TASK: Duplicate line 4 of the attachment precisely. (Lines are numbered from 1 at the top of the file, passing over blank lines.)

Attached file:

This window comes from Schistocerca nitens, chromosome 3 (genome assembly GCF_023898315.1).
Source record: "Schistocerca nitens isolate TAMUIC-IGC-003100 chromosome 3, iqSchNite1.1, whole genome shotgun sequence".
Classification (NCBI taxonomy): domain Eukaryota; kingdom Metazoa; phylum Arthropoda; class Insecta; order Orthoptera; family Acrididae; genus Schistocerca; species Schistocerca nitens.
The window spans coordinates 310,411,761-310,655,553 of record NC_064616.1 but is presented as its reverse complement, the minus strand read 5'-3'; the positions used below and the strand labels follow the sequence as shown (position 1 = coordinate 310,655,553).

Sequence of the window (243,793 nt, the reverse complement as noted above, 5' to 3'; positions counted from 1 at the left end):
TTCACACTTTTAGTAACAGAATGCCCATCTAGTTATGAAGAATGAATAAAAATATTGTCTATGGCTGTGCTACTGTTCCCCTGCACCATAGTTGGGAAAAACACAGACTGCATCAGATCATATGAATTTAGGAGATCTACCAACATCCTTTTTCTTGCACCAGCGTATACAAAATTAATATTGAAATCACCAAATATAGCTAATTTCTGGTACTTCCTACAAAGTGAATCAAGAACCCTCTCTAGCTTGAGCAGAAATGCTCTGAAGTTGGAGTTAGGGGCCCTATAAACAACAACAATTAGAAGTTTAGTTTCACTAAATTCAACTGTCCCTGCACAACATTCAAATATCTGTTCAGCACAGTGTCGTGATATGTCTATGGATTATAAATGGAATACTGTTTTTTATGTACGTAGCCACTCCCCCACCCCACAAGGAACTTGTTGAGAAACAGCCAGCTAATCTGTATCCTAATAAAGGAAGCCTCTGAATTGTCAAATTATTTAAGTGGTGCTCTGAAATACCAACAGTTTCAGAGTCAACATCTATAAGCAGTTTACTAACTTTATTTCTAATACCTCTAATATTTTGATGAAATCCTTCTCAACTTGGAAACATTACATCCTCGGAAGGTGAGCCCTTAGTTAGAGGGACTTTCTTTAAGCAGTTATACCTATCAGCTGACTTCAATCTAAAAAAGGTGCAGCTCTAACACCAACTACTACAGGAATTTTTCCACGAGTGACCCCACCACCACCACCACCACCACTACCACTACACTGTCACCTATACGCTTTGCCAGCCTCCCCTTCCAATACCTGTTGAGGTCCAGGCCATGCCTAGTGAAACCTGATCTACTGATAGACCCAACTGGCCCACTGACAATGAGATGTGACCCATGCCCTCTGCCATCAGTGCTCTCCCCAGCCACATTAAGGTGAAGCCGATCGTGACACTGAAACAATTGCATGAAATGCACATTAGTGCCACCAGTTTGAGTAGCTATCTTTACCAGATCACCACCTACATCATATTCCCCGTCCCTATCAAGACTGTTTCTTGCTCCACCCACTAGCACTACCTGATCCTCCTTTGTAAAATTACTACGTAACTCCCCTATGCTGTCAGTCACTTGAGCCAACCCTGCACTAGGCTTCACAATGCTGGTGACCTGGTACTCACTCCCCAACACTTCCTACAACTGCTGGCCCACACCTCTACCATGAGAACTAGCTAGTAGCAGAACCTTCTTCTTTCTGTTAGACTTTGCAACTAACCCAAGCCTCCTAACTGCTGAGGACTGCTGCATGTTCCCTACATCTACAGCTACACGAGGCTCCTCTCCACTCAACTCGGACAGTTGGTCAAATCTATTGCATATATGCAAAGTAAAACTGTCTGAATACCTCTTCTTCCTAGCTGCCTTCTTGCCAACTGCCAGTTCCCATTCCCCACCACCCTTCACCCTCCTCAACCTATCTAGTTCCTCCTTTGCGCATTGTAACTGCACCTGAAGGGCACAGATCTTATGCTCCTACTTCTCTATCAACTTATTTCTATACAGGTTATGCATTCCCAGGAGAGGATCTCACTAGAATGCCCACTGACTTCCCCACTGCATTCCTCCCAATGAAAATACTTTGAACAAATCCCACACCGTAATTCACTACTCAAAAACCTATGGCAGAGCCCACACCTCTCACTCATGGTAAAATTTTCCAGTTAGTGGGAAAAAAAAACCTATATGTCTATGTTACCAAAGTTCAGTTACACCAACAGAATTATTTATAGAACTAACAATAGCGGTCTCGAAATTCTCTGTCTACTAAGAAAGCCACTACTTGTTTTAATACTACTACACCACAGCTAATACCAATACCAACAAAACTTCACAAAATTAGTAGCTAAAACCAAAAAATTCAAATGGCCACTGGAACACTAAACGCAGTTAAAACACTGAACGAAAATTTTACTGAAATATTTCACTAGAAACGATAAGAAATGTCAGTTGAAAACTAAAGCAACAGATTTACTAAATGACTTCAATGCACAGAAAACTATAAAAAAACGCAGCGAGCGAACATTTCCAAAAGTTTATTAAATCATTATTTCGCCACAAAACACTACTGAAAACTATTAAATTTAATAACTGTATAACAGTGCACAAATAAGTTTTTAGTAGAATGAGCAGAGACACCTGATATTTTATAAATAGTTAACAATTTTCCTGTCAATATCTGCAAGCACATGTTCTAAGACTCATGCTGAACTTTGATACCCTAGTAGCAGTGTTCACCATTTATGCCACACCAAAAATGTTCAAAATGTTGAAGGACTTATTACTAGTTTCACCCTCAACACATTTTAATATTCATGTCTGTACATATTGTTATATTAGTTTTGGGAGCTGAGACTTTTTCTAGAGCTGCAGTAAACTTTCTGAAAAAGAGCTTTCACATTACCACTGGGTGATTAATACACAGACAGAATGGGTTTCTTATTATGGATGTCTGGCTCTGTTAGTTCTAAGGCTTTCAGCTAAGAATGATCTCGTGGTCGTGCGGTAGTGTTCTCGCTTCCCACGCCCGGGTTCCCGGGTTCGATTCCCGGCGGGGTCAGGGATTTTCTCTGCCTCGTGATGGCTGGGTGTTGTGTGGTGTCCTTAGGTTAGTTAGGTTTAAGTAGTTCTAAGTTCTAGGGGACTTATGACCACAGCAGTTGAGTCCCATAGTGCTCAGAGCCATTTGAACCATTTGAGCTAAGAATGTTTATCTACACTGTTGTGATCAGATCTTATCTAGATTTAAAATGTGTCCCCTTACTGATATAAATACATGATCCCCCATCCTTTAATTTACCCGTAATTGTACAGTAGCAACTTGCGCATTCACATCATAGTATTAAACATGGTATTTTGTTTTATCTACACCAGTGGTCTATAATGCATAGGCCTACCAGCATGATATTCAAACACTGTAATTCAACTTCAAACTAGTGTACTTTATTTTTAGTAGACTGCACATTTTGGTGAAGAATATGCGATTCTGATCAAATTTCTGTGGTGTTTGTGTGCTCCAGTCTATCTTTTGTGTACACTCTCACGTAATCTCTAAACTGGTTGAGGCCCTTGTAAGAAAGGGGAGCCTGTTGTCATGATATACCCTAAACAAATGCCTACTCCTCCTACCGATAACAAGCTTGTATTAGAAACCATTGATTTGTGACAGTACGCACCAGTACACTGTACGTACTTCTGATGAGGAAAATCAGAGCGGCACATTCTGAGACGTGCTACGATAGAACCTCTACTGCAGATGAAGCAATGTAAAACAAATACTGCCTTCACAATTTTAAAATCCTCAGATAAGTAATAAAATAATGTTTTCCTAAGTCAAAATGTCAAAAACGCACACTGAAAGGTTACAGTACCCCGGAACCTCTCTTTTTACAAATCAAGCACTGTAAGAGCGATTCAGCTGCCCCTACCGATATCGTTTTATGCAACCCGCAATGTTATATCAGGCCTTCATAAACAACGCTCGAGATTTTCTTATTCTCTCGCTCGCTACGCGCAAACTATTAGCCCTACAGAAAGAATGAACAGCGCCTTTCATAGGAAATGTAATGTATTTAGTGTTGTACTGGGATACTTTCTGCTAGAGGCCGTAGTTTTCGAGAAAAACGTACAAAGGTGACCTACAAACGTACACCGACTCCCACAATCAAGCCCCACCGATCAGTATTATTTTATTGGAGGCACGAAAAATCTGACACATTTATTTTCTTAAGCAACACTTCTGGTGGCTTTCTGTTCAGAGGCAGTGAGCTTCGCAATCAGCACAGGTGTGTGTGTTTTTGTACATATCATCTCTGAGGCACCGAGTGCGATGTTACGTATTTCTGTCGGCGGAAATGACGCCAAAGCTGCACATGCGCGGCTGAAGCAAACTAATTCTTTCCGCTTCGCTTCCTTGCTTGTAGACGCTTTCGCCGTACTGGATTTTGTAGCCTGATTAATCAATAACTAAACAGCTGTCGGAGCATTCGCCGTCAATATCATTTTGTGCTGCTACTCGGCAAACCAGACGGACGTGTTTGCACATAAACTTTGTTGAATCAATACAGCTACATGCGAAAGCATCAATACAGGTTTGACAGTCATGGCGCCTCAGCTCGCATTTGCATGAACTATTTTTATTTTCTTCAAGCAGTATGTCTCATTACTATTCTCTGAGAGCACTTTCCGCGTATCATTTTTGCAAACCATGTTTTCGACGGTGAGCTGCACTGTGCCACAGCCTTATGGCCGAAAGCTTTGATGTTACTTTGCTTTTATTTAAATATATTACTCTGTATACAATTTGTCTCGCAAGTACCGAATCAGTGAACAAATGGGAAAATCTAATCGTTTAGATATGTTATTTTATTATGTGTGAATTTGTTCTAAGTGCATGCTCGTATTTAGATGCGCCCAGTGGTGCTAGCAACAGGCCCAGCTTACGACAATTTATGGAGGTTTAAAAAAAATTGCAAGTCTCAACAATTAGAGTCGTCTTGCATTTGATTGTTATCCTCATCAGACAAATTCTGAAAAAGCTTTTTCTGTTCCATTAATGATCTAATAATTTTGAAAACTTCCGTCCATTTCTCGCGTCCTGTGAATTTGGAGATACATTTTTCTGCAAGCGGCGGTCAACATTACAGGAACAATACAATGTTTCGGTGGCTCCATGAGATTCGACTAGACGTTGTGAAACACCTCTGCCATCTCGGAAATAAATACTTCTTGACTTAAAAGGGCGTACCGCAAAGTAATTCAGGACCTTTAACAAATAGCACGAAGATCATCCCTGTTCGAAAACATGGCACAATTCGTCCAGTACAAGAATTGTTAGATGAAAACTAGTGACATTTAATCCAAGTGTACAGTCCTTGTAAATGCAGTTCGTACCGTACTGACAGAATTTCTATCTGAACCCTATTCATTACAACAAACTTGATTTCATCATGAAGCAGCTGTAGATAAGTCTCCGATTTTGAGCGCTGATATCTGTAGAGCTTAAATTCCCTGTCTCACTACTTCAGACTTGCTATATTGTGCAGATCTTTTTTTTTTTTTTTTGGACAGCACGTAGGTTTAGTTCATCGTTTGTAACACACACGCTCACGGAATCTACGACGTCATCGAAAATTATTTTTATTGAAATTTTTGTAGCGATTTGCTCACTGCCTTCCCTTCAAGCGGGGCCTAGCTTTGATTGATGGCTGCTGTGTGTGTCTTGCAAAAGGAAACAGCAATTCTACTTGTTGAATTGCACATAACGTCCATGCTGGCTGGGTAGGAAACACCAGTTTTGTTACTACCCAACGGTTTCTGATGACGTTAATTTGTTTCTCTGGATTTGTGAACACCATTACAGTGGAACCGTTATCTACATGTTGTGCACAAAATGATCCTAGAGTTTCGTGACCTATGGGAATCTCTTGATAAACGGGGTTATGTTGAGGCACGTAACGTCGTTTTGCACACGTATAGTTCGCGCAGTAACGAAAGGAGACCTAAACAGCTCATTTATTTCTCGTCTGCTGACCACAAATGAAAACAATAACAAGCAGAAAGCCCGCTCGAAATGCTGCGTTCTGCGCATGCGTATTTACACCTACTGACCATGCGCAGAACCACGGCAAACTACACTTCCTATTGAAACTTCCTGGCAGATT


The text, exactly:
The window spans coordinates 310,411,761-310,655,553 of record NC_064616.1 but is presented as its reverse complement, the minus strand read 5'-3'; the positions used below and the strand labels follow the sequence as shown (position 1 = coordinate 310,655,553).